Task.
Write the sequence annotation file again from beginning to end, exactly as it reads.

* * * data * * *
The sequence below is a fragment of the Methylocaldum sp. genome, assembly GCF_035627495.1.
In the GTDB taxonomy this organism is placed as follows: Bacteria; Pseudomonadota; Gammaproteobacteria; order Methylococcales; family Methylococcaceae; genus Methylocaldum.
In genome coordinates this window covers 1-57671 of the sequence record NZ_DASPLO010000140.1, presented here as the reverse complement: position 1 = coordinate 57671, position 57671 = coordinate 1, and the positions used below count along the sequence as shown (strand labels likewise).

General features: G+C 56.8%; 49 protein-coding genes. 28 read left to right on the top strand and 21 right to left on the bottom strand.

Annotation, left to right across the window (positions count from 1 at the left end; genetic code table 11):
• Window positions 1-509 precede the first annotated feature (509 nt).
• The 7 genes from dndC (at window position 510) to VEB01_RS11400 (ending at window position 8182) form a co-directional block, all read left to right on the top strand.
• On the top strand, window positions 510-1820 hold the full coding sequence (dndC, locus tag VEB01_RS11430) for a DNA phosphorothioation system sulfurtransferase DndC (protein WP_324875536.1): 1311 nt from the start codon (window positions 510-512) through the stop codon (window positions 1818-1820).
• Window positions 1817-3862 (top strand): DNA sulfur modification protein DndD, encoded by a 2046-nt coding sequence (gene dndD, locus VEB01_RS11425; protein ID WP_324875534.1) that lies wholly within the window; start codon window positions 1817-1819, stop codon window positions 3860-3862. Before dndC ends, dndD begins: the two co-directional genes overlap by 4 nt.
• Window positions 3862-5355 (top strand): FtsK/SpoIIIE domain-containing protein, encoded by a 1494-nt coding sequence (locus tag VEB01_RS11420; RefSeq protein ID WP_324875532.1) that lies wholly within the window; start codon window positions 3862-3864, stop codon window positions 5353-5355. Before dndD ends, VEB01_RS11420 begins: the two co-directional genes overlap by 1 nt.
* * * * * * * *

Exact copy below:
The sequence below is a fragment of the Methylocaldum sp. genome, assembly GCF_035627495.1.
In the GTDB taxonomy this organism is placed as follows: Bacteria; Pseudomonadota; Gammaproteobacteria; order Methylococcales; family Methylococcaceae; genus Methylocaldum.
In genome coordinates this window covers 1-57671 of the sequence record NZ_DASPLO010000140.1, presented here as the reverse complement: position 1 = coordinate 57671, position 57671 = coordinate 1, and the positions used below count along the sequence as shown (strand labels likewise).

General features: G+C 56.8%; 49 protein-coding genes. 28 read left to right on the top strand and 21 right to left on the bottom strand.

Annotation, left to right across the window (positions count from 1 at the left end; genetic code table 11):
• Window positions 1-509 precede the first annotated feature (509 nt).
• The 7 genes from dndC (at window position 510) to VEB01_RS11400 (ending at window position 8182) form a co-directional block, all read left to right on the top strand.
• On the top strand, window positions 510-1820 hold the full coding sequence (dndC, locus tag VEB01_RS11430) for a DNA phosphorothioation system sulfurtransferase DndC (protein WP_324875536.1): 1311 nt from the start codon (window positions 510-512) through the stop codon (window positions 1818-1820).
• Window positions 1817-3862 (top strand): DNA sulfur modification protein DndD, encoded by a 2046-nt coding sequence (gene dndD, locus VEB01_RS11425; protein ID WP_324875534.1) that lies wholly within the window; start codon window positions 1817-1819, stop codon window positions 3860-3862. Before dndC ends, dndD begins: the two co-directional genes overlap by 4 nt.
• Window positions 3862-5355 (top strand): FtsK/SpoIIIE domain-containing protein, encoded by a 1494-nt coding sequence (locus tag VEB01_RS11420; RefSeq protein ID WP_324875532.1) that lies wholly within the window; start codon window positions 3862-3864, stop codon window positions 5353-5355. Before dndD ends, VEB01_RS11420 begins: the two co-directional genes overlap by 1 nt.